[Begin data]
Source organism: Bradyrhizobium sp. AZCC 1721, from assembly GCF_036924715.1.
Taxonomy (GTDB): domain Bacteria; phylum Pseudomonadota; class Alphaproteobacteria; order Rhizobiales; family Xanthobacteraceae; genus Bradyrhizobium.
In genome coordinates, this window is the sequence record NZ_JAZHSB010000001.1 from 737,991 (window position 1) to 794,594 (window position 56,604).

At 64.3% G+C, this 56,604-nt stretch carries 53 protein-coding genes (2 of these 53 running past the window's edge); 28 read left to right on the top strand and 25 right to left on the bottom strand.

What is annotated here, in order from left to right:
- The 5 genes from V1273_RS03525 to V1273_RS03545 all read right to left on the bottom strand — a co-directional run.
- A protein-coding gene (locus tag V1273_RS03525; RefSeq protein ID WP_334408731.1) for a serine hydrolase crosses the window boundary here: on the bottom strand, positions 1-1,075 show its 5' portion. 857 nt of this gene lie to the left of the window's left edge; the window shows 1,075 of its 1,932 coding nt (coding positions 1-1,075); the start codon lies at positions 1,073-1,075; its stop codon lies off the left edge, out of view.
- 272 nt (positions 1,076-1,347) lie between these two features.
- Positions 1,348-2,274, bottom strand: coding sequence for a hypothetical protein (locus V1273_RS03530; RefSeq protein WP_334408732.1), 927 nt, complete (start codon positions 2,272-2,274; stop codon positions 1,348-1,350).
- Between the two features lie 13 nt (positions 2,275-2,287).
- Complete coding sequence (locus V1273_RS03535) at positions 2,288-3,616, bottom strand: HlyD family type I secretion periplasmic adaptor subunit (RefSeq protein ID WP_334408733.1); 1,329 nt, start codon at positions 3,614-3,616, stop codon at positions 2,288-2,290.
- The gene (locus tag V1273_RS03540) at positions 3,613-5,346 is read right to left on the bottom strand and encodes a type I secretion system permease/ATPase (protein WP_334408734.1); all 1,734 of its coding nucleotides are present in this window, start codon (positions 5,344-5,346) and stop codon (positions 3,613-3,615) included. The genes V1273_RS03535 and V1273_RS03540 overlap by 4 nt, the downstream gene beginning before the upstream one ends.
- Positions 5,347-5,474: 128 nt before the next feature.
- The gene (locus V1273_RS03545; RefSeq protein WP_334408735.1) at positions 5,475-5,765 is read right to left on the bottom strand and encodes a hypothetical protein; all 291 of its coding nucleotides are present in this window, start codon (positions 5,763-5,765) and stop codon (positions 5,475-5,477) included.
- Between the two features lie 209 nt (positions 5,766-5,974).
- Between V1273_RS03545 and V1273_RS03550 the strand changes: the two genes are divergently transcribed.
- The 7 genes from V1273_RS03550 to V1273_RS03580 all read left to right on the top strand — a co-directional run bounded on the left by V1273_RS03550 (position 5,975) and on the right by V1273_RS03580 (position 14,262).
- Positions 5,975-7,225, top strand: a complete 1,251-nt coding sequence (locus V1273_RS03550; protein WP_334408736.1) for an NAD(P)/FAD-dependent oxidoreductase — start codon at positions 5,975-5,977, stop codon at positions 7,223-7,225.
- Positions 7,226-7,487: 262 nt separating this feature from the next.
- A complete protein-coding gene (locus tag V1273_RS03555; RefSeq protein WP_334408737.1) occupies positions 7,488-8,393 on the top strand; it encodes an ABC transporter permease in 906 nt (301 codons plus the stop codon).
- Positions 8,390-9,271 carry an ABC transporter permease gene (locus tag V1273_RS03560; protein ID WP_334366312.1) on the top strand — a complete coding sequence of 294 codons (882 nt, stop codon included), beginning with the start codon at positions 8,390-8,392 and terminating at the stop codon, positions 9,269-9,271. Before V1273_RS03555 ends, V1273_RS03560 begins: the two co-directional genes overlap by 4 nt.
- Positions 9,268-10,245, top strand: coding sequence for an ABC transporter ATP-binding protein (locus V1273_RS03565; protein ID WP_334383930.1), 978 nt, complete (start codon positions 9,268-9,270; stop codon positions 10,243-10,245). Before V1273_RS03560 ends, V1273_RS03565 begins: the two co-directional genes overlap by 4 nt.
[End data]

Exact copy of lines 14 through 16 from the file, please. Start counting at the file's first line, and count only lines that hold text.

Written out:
- The gene (locus V1273_RS03545; RefSeq protein WP_334408735.1) at positions 5,475-5,765 is read right to left on the bottom strand and encodes a hypothetical protein; all 291 of its coding nucleotides are present in this window, start codon (positions 5,763-5,765) and stop codon (positions 5,475-5,477) included.
- Between the two features lie 209 nt (positions 5,766-5,974).
- Between V1273_RS03545 and V1273_RS03550 the strand changes: the two genes are divergently transcribed.